Karie Fuget lost her husband, an American veteran, to opioid addiction. He felt so ashamed of his addiction that he did not seek out treatment. Fuget believes that the administration should address the shame and trauma that accompanies addiction to prevent more veterans from losing their lives.
How Did Cleve Fuget Develop an Opioid Addiction?
Cleve became addicted to opioids after being wounded during his second deployment to Iraq in April 2006 three months after his marriage to Karie. Cleve’s Humvee was hit by an IED which left with his leg amputated, PTSD and traumatic brain injury. The pain of his injuries and the stress of returning from war led Cleve to opioids. Cleve was greeted with parades and medals when he returned from service, but he still continued to suffer within.
How Come Cleve Fuget Did Not Seek Help?
Cleve came from a poor family and wanted to make a better life for himself and his family. He enlisted in the military since it came with insurance, decent pay, and free college. The Marine Corps would have random drug tests and was afraid of letting them know about his addiction in fear of losing his rank or being kicked out of the military. When he tried to seek help, doctors did not know how to treat him. Because Cleve was ashamed of his addiction, he isolated himself.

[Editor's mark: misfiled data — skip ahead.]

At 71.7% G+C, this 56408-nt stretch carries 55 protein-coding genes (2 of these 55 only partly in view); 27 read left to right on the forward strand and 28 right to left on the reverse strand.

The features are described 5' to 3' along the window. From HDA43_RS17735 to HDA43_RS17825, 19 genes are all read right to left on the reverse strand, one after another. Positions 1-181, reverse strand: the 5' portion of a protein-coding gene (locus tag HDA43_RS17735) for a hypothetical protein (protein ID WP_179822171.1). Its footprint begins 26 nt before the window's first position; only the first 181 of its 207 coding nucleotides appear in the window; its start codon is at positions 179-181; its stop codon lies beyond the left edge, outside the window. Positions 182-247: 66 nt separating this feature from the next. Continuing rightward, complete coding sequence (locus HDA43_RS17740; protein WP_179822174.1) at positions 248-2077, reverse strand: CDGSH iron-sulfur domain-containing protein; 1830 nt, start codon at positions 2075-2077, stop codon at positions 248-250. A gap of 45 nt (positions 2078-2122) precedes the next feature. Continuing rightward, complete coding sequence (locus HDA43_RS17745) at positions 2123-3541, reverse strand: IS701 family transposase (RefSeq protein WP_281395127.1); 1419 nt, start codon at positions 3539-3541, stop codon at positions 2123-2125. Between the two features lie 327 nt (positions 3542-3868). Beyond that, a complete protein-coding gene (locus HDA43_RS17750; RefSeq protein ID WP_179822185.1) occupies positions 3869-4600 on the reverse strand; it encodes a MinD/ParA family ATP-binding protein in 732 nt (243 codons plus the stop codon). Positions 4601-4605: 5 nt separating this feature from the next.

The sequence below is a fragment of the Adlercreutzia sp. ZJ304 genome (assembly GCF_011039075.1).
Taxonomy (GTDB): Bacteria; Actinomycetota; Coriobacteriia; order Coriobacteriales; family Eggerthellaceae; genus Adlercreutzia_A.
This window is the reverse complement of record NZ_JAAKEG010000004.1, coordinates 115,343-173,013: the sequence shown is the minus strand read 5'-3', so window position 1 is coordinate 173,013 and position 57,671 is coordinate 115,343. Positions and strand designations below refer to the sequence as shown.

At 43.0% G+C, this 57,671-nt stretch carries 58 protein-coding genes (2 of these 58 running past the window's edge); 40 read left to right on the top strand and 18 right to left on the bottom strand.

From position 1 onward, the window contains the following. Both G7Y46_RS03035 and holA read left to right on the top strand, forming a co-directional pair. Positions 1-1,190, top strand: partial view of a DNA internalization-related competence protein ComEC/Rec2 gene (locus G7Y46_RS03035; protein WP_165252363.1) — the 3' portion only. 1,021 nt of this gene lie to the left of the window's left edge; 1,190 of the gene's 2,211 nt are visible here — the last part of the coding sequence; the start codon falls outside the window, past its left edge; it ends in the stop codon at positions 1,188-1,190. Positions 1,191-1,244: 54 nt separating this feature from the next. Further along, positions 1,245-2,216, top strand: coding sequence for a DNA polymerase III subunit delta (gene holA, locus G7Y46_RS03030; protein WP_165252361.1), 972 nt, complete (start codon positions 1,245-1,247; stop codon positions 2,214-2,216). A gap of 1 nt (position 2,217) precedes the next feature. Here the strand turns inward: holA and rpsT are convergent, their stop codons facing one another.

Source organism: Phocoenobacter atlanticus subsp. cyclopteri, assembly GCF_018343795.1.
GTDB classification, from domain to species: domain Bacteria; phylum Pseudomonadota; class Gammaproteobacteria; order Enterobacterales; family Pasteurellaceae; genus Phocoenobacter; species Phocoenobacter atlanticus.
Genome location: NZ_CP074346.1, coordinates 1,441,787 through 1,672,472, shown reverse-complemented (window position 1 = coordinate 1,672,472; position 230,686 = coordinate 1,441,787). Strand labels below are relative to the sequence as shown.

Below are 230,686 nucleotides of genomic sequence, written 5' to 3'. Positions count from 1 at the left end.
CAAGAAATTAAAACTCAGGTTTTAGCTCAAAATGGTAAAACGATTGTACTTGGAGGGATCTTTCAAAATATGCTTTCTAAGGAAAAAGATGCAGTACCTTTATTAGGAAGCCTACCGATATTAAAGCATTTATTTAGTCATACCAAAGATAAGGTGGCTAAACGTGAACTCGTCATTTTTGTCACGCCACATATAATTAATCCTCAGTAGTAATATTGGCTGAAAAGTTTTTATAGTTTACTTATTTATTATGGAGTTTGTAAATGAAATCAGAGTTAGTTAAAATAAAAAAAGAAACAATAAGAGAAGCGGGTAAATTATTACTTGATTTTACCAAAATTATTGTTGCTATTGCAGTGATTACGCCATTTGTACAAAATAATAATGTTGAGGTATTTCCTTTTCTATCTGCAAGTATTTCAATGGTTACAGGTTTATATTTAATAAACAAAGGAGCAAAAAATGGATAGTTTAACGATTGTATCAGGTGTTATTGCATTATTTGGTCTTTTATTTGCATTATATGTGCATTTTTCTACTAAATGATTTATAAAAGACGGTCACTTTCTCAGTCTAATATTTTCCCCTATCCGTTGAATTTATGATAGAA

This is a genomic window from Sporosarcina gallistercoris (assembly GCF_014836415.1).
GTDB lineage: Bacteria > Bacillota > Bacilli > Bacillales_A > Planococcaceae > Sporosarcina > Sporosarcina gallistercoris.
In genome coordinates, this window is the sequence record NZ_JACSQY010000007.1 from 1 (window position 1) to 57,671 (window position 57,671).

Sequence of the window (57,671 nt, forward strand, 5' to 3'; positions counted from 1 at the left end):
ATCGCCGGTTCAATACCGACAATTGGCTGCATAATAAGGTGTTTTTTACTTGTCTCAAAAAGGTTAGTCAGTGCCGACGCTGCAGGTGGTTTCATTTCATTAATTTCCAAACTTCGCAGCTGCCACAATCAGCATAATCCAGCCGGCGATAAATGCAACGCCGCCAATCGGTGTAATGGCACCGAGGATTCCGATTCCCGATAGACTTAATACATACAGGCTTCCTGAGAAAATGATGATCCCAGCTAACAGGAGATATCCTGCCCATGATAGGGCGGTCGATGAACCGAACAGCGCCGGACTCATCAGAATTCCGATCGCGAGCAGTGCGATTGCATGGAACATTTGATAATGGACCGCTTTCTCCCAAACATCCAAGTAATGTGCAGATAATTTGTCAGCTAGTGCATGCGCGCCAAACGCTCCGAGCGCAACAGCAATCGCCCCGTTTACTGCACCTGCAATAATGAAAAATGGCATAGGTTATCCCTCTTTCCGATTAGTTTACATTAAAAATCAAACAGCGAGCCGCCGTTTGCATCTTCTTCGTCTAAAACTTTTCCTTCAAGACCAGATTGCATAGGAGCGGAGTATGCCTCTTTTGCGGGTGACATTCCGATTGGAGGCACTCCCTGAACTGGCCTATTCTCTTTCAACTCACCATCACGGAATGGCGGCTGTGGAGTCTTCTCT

How Did Cleve Fuget’s Life Grow Worse During Addiction?
Cleve would get made fun of by his friends for his addiction symptoms. He would have holes in his shorts from burnt cigarettes. Cleve would constantly carry a towel with him to wipe the constant sweat from his face. He even physically hurt his wife. When Karie spoke to him about going to rehab, Cleve said he did not want to go because he was afraid he would lose everything. In 2012, Cleve overdosed at an inpatient facility for veterans with PTSD called Camp Victory and passed away.
What Needs to Be Done for Veterans with Addiction?
The military needs to ensure its veterans that no veteran’s job, rank, or benefits will be in jeopardy for suffering from addiction. Karie always wonders if her husband would still be alive if more resources were available. By addressing the stigma around addiction, investing in more policies and programs for veterans to discuss their trauma, and ensuring a secure future will make a difference.
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